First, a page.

The Air Force Has an AI Warplane, Plans for 1,000 More in Four Years - Will AI Be Our Doom?

AP Photo/Giannis Papanikos

"Terminator" was released 40 years ago. Skynet was the product of humans creating software that gains artificial intelligence and becomes self-aware. Skynet blows up mankind. It was science fiction that I thought could happen, but not in my lifetime. 


"I, Robot" was released 20 years ago. It also had the "good idea gone bad " theme, with manmade software gaining self-awareness. It didn’t want to destroy mankind; it just wanted to control it. By 2004, I thought artificial intelligence was moving way too fast and that Skynet maybe was closer than I thought 20 years before.

Jack Carr’s fifth book, “Only the Dead,” brought in an AI “all-knowing” self-aware quantum computing super-AI. "It" resides in a secret military base. Only a handful of people know “her” true abilities. She can instantly “see” everything connected to any computer or near one. Carr said

"The question now isn’t ‘could we’ or ‘should we,' as AI is already here. The question now is about management of AI across industry. My hope is that AI can be used for the betterment of society — but as I learned in the SEAL Teams, hope is not a course of action."

"I went deep ‘down the rabbit hole’ in my research of military and intelligence service AI, so much so that I received a few notes after the novel’s publication from people in that field telling me I got a bit close to our actual cyber capability in terms of the coupling of quantum speeds and AI."


By 2024, AI was intertwined in everything humans use, from smartphones to personal computing to the military. Last month, the Secretary of the Air Force put on a flight suit and sat in the front seat of an F-16. 

His F-16 spent an hour in the air, dogfighting with another Air Force fighter. His jet was piloted by AI

With the midday sun blazing, an experimental orange and white F-16 fighter jet launched with a familiar roar that is a hallmark of U.S. airpower. But the aerial combat that followed was unlike any other: This F-16 was controlled by artificial intelligence, not a human pilot. And riding in the front seat was Air Force Secretary Frank Kendall.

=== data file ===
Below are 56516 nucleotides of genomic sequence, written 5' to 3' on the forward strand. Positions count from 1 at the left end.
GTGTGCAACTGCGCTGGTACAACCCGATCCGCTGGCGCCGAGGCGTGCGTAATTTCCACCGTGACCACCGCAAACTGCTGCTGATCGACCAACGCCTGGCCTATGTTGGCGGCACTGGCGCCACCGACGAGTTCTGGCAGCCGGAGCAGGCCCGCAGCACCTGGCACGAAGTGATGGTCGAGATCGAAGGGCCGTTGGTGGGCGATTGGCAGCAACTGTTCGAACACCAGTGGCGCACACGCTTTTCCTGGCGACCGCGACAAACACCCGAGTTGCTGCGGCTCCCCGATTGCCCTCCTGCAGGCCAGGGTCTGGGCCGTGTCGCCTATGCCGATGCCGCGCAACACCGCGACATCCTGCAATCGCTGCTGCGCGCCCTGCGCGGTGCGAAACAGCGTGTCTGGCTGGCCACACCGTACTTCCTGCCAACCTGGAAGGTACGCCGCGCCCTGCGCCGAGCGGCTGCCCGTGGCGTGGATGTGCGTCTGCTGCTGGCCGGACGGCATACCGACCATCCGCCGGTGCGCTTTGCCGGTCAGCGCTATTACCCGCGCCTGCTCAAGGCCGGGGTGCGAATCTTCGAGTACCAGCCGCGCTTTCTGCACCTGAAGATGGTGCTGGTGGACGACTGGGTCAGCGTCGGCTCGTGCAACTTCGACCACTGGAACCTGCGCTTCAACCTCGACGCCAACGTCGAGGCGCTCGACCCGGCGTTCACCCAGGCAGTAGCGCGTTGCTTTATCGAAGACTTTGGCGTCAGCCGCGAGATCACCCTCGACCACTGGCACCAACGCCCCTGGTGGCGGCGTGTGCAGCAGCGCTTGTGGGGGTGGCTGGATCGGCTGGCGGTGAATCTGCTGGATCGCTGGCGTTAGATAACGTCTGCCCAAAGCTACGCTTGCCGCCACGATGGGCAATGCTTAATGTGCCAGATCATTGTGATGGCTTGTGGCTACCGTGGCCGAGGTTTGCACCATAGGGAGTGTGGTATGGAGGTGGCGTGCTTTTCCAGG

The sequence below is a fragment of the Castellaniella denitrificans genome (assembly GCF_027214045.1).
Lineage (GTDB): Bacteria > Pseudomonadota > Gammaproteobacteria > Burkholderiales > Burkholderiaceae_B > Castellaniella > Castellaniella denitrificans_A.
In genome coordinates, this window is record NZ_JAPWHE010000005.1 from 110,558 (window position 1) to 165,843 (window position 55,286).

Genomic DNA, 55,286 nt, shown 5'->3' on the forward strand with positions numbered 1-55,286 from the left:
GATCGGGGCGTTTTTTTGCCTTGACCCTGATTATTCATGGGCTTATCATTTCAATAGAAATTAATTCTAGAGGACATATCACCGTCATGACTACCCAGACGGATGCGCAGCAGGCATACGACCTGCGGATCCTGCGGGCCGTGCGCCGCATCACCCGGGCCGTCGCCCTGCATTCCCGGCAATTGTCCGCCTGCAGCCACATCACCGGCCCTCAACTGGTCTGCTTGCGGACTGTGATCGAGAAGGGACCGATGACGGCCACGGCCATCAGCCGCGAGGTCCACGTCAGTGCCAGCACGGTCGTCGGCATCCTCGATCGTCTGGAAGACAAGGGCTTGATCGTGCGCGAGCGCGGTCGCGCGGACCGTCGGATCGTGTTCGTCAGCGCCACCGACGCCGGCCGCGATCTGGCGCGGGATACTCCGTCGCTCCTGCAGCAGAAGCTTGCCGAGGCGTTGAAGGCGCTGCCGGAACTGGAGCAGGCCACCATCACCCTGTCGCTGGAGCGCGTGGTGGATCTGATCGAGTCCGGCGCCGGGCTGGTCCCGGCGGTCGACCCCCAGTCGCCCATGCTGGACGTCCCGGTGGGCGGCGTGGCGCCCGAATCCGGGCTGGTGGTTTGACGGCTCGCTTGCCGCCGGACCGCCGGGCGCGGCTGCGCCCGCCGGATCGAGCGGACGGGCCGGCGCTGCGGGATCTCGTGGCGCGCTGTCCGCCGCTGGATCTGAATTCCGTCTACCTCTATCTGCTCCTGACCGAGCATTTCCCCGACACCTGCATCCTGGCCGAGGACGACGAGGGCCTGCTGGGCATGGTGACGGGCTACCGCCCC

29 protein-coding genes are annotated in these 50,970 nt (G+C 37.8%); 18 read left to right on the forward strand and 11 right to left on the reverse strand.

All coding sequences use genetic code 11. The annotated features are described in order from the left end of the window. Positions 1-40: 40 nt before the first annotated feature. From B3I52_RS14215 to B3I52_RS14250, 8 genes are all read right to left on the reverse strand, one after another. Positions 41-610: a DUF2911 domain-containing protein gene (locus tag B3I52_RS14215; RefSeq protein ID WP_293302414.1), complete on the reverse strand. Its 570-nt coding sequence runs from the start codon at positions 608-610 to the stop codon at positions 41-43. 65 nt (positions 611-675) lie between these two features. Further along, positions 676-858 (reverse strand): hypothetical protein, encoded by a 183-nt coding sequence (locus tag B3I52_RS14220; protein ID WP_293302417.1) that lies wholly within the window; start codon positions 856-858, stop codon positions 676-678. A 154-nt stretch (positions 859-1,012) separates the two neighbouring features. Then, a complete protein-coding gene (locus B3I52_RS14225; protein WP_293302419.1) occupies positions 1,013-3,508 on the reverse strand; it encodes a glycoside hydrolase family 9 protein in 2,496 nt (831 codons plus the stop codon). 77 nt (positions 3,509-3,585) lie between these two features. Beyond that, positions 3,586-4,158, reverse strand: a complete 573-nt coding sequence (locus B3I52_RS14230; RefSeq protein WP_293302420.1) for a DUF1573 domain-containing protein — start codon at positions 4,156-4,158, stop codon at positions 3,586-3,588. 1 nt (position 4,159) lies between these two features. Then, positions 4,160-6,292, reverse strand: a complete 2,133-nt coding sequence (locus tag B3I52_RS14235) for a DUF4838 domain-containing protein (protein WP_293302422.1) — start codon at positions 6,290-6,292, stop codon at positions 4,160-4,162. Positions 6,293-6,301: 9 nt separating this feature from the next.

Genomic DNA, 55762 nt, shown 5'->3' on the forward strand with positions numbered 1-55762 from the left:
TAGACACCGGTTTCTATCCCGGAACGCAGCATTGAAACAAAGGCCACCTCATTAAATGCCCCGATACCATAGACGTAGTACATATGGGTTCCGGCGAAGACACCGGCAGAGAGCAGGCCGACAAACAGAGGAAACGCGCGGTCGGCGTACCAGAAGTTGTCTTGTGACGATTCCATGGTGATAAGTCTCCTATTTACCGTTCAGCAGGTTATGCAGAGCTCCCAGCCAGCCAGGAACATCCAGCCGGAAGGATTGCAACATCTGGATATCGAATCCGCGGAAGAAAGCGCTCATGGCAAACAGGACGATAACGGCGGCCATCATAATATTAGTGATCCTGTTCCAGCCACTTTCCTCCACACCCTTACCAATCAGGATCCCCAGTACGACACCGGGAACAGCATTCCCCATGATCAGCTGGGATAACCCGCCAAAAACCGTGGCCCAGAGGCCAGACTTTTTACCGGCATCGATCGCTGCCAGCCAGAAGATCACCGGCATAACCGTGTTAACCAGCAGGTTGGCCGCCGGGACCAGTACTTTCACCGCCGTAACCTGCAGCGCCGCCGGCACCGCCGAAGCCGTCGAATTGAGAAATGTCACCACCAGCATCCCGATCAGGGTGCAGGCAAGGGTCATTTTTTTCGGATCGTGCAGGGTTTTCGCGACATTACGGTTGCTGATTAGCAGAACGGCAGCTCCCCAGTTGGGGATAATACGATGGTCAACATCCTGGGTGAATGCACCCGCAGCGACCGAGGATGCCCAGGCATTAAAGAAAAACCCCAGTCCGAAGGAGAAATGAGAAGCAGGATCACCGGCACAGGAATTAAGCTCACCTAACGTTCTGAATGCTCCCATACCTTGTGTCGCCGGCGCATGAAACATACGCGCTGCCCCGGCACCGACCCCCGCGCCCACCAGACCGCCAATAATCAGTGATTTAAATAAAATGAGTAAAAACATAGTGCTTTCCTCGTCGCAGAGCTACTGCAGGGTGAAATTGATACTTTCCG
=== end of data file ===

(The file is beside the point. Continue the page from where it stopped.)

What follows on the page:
AI marks one of the biggest advances in military aviation since the introduction of stealth in the early 1990s, and the Air Force has aggressively leaned in. Even though the technology is not fully developed, the service is planning for an AI-enabled fleet of more than 1,000 unmanned warplanes to be operating by 2028.

By 2028 — in just four years — we will have a fleet of AI-piloted warplanes. Plenty of people are alarmed at the speed of AI learning how to pilot and dogfight and getting better at it than humans. According to the DoD, China hasn't caught up with us. Not yet. 


Air Force pilots are concerned that soon, they could be facing an enemy warplane being flown by AI software

But they also say they would not want to be up in the sky against an adversary that has AI-controlled aircraft if the U.S. does not also have its own fleet.

"We have to keep running. And we have to run fast," Kendall said.

When I learned about AI piloting warplanes and, in theory, potentially deciding that mankind isn’t smart enough to have weapons — or worse, deciding that humans are a pestilence — I was terrified. I was reminded of the scene from "2001: A Space Odyssey." Machines deciding what is right and wrong.

Terrified yet? 



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